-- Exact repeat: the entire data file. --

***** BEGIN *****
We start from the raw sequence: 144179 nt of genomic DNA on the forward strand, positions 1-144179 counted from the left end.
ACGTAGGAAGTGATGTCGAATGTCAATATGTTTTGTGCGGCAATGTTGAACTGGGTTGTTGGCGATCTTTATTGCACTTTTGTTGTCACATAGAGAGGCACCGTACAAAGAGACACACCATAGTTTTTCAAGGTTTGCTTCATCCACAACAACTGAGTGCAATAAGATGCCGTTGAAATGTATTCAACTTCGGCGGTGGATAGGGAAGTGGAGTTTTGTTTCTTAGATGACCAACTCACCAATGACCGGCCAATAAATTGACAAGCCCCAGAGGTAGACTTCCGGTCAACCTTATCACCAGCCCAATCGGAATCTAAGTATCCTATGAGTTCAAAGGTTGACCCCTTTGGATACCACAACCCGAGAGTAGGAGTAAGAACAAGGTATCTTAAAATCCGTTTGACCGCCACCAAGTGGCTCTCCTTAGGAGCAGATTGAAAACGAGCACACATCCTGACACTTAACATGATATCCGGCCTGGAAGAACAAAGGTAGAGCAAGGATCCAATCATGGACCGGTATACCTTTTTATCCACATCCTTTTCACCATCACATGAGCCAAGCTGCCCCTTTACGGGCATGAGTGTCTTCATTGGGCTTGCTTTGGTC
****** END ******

We start from the raw sequence: 144179 nt of genomic DNA on the forward strand, positions 1-144179 counted from the left end.
ACGTAGGAAGTGATGTCGAATGTCAATATGTTTTGTGCGGCAATGTTGAACTGGGTTGTTGGCGATCTTTATTGCACTTTTGTTGTCACATAGAGAGGCACCGTACAAAGAGACACACCATAGTTTTTCAAGGTTTGCTTCATCCACAACAACTGAGTGCAATAAGATGCCGTTGAAATGTATTCAACTTCGGCGGTGGATAGGGAAGTGGAGTTTTGTTTCTTAGATGACCAACTCACCAATGACCGGCCAATAAATTGACAAGCCCCAGAGGTAGACTTCCGGTCAACCTTATCACCAGCCCAATCGGAATCTAAGTATCCTATGAGTTCAAAGGTTGACCCCTTTGGATACCACAACCCGAGAGTAGGAGTAAGAACAAGGTATCTTAAAATCCGTTTGACCGCCACCAAGTGGCTCTCCTTAGGAGCAGATTGAAAACGAGCACACATCCTGACACTTAACATGATATCCGGCCTGGAAGAACAAAGGTAGAGCAAGGATCCAATCATGGACCGGTATACCTTTTTATCCACATCCTTTTCACCATCACATGAGCCAAGCTGCCCCTTTACGGGCATGAGTGTCTTCATTGGGCTTGCTTTGGTC